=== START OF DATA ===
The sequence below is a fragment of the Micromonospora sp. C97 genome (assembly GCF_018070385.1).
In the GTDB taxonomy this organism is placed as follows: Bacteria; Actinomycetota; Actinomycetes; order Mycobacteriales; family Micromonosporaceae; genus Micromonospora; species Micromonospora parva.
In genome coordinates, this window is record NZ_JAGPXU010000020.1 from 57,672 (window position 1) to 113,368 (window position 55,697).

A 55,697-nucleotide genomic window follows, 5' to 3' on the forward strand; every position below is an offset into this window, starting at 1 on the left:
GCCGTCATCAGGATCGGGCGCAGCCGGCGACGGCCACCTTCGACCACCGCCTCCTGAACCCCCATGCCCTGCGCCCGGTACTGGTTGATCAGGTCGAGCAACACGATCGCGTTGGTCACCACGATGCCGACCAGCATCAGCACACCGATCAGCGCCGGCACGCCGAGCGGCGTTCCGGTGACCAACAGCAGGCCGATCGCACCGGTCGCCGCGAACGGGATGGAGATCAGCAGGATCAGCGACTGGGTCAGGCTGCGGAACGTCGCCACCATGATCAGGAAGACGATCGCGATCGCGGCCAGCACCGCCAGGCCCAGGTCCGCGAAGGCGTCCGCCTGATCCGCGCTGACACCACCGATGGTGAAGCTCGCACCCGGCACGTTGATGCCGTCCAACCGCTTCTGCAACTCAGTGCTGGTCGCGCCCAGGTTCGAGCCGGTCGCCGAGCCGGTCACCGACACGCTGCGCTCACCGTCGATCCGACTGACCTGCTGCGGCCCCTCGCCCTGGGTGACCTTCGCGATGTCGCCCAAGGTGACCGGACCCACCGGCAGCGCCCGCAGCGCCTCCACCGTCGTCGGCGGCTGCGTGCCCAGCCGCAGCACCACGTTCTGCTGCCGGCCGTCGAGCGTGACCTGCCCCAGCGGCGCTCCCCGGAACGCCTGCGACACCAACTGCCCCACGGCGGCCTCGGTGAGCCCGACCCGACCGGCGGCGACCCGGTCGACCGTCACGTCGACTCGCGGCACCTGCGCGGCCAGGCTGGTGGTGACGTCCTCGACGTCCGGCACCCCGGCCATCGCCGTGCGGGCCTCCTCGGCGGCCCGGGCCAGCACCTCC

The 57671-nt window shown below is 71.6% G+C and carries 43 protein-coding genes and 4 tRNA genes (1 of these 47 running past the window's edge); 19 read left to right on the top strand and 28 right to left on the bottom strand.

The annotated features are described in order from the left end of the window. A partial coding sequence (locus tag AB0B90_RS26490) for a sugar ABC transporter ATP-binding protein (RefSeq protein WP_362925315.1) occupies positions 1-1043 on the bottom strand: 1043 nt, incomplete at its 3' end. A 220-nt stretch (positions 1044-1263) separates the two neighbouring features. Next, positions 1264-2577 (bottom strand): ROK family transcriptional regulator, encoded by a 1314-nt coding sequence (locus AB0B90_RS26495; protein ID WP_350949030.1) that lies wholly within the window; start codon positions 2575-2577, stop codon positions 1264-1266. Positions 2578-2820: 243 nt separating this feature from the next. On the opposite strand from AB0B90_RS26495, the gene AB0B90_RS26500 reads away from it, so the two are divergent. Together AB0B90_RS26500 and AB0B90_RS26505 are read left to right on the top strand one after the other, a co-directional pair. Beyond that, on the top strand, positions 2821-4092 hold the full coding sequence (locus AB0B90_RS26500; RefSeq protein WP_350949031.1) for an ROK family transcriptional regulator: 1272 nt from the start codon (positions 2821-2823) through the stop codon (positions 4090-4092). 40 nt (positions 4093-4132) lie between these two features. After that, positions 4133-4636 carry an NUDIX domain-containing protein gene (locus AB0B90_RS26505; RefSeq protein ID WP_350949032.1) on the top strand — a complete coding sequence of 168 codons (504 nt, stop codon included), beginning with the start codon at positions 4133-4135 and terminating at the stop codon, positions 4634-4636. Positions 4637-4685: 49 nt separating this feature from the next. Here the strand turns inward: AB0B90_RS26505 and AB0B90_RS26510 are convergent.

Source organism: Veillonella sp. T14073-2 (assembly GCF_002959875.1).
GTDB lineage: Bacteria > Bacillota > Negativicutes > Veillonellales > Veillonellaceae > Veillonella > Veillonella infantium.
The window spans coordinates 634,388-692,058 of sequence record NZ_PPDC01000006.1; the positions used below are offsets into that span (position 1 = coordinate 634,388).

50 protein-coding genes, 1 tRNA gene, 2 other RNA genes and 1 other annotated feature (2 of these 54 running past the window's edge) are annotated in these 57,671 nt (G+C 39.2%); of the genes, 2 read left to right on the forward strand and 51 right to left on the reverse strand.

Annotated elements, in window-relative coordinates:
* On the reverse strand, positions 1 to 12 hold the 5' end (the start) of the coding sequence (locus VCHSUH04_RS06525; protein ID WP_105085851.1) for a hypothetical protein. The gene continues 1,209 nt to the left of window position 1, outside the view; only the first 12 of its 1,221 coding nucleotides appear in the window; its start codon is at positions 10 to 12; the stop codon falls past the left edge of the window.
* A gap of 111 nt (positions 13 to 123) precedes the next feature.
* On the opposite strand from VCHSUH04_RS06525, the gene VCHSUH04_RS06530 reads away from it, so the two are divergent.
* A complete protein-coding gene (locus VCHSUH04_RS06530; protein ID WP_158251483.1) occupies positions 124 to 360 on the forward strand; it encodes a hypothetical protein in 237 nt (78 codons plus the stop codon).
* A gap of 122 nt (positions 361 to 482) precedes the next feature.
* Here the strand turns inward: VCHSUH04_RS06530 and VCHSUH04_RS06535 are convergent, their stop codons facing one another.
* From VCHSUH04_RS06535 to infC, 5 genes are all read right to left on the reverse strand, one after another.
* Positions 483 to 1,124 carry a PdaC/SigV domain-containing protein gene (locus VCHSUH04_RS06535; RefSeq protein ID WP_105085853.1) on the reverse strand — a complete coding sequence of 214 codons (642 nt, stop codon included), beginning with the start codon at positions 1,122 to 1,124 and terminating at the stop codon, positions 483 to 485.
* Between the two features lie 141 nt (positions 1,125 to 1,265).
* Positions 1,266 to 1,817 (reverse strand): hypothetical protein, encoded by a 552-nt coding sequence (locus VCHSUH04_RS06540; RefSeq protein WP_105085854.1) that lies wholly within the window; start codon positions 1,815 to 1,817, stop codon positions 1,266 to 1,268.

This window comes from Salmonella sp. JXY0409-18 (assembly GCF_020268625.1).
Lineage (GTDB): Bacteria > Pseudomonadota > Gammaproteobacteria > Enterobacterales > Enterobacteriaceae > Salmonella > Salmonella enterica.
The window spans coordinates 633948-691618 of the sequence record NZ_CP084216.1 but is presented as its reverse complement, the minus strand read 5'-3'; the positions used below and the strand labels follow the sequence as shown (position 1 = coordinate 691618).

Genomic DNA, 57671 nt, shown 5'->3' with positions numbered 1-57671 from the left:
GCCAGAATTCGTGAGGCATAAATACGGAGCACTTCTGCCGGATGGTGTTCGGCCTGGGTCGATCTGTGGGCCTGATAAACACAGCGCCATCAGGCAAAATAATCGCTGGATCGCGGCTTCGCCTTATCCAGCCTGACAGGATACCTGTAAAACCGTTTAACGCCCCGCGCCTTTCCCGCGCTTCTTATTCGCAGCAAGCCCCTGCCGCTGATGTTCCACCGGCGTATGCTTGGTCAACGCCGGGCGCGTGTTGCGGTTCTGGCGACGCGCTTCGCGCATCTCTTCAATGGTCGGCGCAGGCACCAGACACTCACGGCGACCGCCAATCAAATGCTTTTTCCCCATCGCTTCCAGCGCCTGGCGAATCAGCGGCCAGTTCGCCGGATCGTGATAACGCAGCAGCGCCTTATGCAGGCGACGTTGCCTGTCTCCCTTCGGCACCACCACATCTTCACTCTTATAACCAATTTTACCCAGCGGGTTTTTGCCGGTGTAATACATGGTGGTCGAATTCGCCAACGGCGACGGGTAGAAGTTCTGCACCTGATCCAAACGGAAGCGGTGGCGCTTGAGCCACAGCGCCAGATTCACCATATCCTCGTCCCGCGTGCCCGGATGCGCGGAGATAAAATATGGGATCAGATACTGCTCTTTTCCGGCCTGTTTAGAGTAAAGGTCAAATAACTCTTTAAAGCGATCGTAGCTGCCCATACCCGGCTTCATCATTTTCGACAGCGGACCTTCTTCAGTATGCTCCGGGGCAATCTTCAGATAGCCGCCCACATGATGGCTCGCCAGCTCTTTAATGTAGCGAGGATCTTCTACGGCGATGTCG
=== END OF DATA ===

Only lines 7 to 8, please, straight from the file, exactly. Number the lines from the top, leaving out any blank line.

The annotated features are described in order from the left end of the window. A partial coding sequence (locus tag AB0B90_RS26490) for a sugar ABC transporter ATP-binding protein (RefSeq protein WP_362925315.1) occupies positions 1-1043 on the bottom strand: 1043 nt, incomplete at its 3' end. A 220-nt stretch (positions 1044-1263) separates the two neighbouring features. Next, positions 1264-2577 (bottom strand): ROK family transcriptional regulator, encoded by a 1314-nt coding sequence (locus AB0B90_RS26495; protein ID WP_350949030.1) that lies wholly within the window; start codon positions 2575-2577, stop codon positions 1264-1266. Positions 2578-2820: 243 nt separating this feature from the next. On the opposite strand from AB0B90_RS26495, the gene AB0B90_RS26500 reads away from it, so the two are divergent. Together AB0B90_RS26500 and AB0B90_RS26505 are read left to right on the top strand one after the other, a co-directional pair. Beyond that, on the top strand, positions 2821-4092 hold the full coding sequence (locus AB0B90_RS26500; RefSeq protein WP_350949031.1) for an ROK family transcriptional regulator: 1272 nt from the start codon (positions 2821-2823) through the stop codon (positions 4090-4092). 40 nt (positions 4093-4132) lie between these two features. After that, positions 4133-4636 carry an NUDIX domain-containing protein gene (locus AB0B90_RS26505; RefSeq protein ID WP_350949032.1) on the top strand — a complete coding sequence of 168 codons (504 nt, stop codon included), beginning with the start codon at positions 4133-4135 and terminating at the stop codon, positions 4634-4636. Positions 4637-4685: 49 nt separating this feature from the next. Here the strand turns inward: AB0B90_RS26505 and AB0B90_RS26510 are convergent.

Source organism: Veillonella sp. T14073-2 (assembly GCF_002959875.1).